(Photo credit: Amble Design/Shutterstock)
By Sarah Netter
Cindy Marie Jenkins has been trying to get her toddler into preschool for a year, but the cost of childcare near her Florida home is too prohibitive.
She works weekends and makes enough money to get a sitter one full day a week at $12 an hour. Even then, she works with her 4-month-old by her side or it’s $17 an hour for the baby and her 2-year-old.
“I can’t take on more work without more time, and I can’t get more time without taking on more work,” she said. “It’s frustrating.”
Grace Lee pays $1,100 a month for a preschool in Vermont, after a $200 subsidy from the city.
“The preschool is really amazing,” she said, citing its Reggio Emilia learning style, loyal and engaged teachers and walking distance from her home.
But that tuition for her only child means their budget is very tight.
“We don’t buy anything new, other than food,” she said. “Our vacations are camping at state parks. And I volunteer at our food co-op to get a discount on groceries.”
The stories may be different, but the impact is the same—families across the country doubling down on their budgets, juggling schedules and working harder to pay for childcare.
The cost varies from state to state. According to a 2106 report put out by ChildCare Aware of America, childcare in Massachusetts costs an annual average of $29,878. In Washington, D.C., it comes in at $40,521. The numbers are based on a married couple with one infant in a daycare center.
Costs can range dramatically across the United States—coastal cities tend to have higher childcare costs, while states in the middle part of the country are less expensive. In Illinois, for example, the average annual childcare cost is $15,697.
Louisiana, according to the ChildCare Aware report, is the only state in the U.S. where childcare costs fall below 7 percent of the median household income. Childcare costs in that state average $10,674 annually.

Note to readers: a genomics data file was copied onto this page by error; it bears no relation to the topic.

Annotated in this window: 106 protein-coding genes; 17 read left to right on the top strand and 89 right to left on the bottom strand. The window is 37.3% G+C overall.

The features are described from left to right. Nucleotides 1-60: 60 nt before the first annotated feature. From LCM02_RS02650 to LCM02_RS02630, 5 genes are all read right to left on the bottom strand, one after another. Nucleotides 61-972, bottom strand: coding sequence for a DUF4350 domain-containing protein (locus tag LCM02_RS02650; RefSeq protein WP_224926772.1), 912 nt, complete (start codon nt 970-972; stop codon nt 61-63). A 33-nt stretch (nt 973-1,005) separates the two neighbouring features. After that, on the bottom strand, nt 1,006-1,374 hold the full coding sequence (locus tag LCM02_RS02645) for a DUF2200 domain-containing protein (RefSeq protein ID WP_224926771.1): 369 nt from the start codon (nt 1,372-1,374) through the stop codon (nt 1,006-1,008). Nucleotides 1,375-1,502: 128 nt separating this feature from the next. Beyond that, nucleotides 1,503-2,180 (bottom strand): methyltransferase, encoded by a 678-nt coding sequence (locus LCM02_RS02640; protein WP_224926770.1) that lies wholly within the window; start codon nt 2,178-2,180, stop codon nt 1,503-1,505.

Laura Owen and her family live in southern California, a place with traditionally high childcare costs. So the $1,000 a month they pay for daycare for their 3-year-old is “actually a good price,” she said.
Her other children are 13 and 11.
“During school breaks, I try to work from home as much as possible and piece together childcare for the youngest using the oldest and a sitter,” she said, noting that the sitter costs $20 per hour.
Other parents report simply having to quit working, or trying to work from home because the cost of childcare was more than their paycheck.
There are more than 11 million children under the age of 5 in the U.S. that spend all or some of their days in some type of childcare, according to ChildCare Aware of America. The majority—35 percent—are in center-based care, such as a daycare, preschool or HeadStart. The second most popular method of childcare, at 32 percent, is having grandparents watch the kids.
Another 10 percent of young children are with another relative who’s not a parent, 8 percent are at in-home childcare and 5 percent of kids are cared for in their own home.
Emily Popek’s 5-year-old daughter is in preschool and HeadStart, which is located in the same daycare center she’s been attending since she was an infant. Popek lives in a small New York town without a lot of options for daycare and she didn’t feel comfortable with in-home care.
Right now, Popek and her husband are counting down the days until their daughter starts kindergarten.
“We have juggled a lot around to be able to afford care,” she said. “Right now, my husband and I each work a couple of half-days per week so that someone is home with her every afternoon.”
There are options to save money on childcare. Subsidies are often available at the city, county or state level. Many daycares—both centers and in-home providers—will offer discounts for multiple children. And licensed childcare providers can count as a tax credit. There are creative options as well—some schools allow parents or family members to volunteer in exchange for a break on tuition.
Sarah Gaffney’s nearly 6-year-old daughter started daycare as an infant at their local YMCA in Maine. For the past four years, they’ve received a state subsidy, but it took them a year on the wait list to receive it.
“The Y supported us while we waited,” she said. “My husband died of cancer almost three years ago and I was taking care of him while I was in school, and now, as a single parent, there is no way I would have been able to afford childcare without the subsidy.”